With oil companies building bigger super computer centers to faster analyze seismic and drilling data, and at least 187 new oil rigs under construction or on order, demand for data managers, petroleum engineers and other oil and gas workers has the whole industry scrambling to land top talent.
Tinged with panic, the word "dearth" is frequently heard around Houston. On top of that, the generational shift, which has moved the average age of oil and gas industry workers from 43 years old at the start of the millennium to as high as 60 years old today, continues to rise. So now Big Oil is bracing for what they call "the Big Crew Change."
Winning over new recruits, particularly younger, IT savvy college students, has gotten more complicated than just offering bigger salaries and signing bonuses. Headhunters told Houston's Fuelfix that company culture is increasingly important to new hires. So to not only compete with other oil companies but also with high tech giants like Facebook and Google, recruiters want to show that this isn't JR Ewing's oil business, and that cutting-edge technology has propelled the whole industry into unconventional plays on land and at sea.
Similar to Sim City
Maersk Oil, the Danish oil production company, has taken this strategy to its logical conclusion. By offering a free online simulation game called Quest for Oil, where players plan and manage global oil exploration, Maersk hopes they have launched an effective tool for attracting brainy high school and college students, the industry's IT-centric future. (Read the press release.)
"It's a sophisticated, fascinating industry, and Quest for Oil offers everybody a glimpse of what oil and gas exploration is all about today," says Jakob Thomasen, CEO of Maersk Oil, who has been aggressively promoting the game in the business media. Watch a short, sensationalized trailer for the game:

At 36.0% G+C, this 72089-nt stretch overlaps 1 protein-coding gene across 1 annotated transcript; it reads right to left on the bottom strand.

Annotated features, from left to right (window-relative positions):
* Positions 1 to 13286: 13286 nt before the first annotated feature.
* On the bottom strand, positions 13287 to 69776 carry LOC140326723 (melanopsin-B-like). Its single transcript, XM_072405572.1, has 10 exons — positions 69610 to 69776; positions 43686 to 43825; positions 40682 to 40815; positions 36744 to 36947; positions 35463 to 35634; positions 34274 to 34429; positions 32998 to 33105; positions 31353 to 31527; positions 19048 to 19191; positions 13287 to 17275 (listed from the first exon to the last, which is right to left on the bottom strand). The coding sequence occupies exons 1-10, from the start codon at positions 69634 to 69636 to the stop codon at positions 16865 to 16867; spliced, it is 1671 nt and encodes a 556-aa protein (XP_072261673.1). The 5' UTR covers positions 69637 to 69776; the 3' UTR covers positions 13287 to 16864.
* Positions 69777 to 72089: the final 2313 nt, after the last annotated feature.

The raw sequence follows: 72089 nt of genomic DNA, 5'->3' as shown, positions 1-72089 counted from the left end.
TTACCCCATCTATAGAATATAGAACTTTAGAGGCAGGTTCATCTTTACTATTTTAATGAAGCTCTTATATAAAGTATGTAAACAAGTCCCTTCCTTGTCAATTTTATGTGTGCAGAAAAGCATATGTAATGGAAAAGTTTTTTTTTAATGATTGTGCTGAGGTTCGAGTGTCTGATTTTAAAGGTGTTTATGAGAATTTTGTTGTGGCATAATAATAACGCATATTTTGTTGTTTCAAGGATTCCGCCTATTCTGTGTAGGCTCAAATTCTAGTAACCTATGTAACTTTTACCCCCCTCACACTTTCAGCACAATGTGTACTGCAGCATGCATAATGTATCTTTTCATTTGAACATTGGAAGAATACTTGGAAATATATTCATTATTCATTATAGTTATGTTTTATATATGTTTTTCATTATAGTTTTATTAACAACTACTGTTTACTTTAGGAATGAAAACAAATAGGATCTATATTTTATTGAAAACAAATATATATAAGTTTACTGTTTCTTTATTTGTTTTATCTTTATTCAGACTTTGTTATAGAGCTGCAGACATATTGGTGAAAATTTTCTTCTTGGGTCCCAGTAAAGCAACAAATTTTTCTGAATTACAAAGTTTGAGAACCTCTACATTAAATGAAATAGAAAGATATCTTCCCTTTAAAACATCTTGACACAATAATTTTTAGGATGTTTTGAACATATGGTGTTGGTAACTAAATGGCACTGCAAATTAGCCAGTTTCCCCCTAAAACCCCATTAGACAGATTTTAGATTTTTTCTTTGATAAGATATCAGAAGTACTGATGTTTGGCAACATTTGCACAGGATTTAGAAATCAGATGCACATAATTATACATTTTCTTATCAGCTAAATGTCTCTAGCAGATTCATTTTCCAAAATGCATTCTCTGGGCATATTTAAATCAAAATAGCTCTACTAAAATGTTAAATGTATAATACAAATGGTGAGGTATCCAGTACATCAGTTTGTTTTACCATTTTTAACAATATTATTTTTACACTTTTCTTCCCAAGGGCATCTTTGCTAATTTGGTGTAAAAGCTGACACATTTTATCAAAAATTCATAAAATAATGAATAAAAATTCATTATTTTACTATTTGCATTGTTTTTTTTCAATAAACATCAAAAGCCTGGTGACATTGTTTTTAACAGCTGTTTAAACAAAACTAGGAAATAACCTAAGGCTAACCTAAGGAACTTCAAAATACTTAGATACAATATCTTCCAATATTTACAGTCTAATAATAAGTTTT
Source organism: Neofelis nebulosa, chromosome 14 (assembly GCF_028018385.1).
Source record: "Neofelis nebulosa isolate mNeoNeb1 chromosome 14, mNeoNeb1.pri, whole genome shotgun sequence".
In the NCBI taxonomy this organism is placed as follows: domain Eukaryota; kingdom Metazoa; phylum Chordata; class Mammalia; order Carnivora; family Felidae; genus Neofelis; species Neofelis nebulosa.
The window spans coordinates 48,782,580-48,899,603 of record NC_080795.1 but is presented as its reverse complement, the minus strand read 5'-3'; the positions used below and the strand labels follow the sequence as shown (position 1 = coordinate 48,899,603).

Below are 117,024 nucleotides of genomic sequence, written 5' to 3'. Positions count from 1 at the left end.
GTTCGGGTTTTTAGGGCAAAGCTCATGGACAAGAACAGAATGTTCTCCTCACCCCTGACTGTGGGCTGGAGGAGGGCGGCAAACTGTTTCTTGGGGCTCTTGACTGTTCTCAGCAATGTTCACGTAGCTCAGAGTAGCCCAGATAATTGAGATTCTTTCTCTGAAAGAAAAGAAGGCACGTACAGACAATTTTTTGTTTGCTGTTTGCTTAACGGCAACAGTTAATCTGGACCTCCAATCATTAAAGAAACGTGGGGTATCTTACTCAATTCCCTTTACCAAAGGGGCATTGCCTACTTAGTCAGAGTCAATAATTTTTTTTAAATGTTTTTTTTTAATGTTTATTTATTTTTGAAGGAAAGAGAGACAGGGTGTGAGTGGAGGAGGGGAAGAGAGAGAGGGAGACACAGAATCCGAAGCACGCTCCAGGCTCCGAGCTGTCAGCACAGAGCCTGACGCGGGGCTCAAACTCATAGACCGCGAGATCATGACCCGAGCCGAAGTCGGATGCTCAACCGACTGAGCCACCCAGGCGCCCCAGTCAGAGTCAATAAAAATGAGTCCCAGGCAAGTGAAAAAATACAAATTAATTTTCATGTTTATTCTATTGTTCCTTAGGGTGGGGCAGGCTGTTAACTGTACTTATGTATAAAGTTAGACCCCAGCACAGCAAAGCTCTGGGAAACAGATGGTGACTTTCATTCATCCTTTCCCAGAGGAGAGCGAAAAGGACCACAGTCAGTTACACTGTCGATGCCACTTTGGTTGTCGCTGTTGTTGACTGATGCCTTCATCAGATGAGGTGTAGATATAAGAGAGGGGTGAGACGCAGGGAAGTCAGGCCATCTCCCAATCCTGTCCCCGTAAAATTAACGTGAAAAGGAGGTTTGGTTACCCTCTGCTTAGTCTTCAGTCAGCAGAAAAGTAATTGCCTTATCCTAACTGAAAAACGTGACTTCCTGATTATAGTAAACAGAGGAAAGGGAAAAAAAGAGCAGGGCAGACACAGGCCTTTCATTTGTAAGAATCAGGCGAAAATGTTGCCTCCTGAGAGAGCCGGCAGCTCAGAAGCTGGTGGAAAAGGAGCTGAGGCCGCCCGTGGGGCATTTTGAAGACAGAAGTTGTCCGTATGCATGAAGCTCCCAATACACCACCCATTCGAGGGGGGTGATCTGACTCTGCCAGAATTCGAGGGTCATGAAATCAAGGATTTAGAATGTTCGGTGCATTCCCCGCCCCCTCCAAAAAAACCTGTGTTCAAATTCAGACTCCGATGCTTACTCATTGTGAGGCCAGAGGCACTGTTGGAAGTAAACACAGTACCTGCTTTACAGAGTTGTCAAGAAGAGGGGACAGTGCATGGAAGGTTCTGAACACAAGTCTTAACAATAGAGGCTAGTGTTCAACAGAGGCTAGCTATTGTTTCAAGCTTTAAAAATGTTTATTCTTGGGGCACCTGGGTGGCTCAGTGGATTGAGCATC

This game doesn't have the edgy excitement of Grand Theft Oil Tanker - that's the Somali pirate version. It's closer to games like Sim City, where players test their smarts - particularly their analytical skills - against a craftily designed, intelligent online bot dedicated to making sure they lose.
The ultimate goal is to beat the bot by building a successful oil company while battling against time, tight budgets, and harsh offshore conditions. To do that, players must develop a deep understanding of the industry, not only reading tricky seismic maps to find hidden reservoirs but also knowing which technology to use and when time and money are running out . These are real time decisions that can mean the difference between wining and losing. Welcome to the real world's time/money matrix.
Each player starts by investing to get licences, equipment and assets. They also pay for advice to develop a firm grasp of the new technologies and escalating costs of oil exploration. Of course, if players aren't careful, they risk running out of money. On the
other hand, once a player produces a maximum number of barrels, the profits count toward a position on the leaderboard.
Basically, players never know how long it will take to reach the oil reservoir. But even if the bot has made faster progress early in the game, there is still a chance to win by locating the best reservoirs and choosing the right technology, overtaking the digital bot to win.
"New times calls for new measures, and we want to use the computer game to tell the story of an extremely innovative business in a new and engaging way," explains Claus V. Hemmingsen, CEO of Maersk Drilling. Download the game here.
Adopting the Google lifestyle to Houston
Leaving the virtual world, in the battle to attract the most innovative engineering minds, Big Oil is copying Big Tech's best recruiting tool: the Googleplex. Exxon Mobil's new headquarters in Houston will put all of its local employees on one 385-acre campus, with on-site child care, fitness classes, and other Silicon Valley-esque amenities.
"They're thinking about creating an environment and culture that feels like a university," John Faragun, an outside recruiter, told Fuelfix. Turning traditional office spaces into bustling communities can rebrand a company as a fun and convenient place to work. And oil companies are all working even harder to just to stay in place.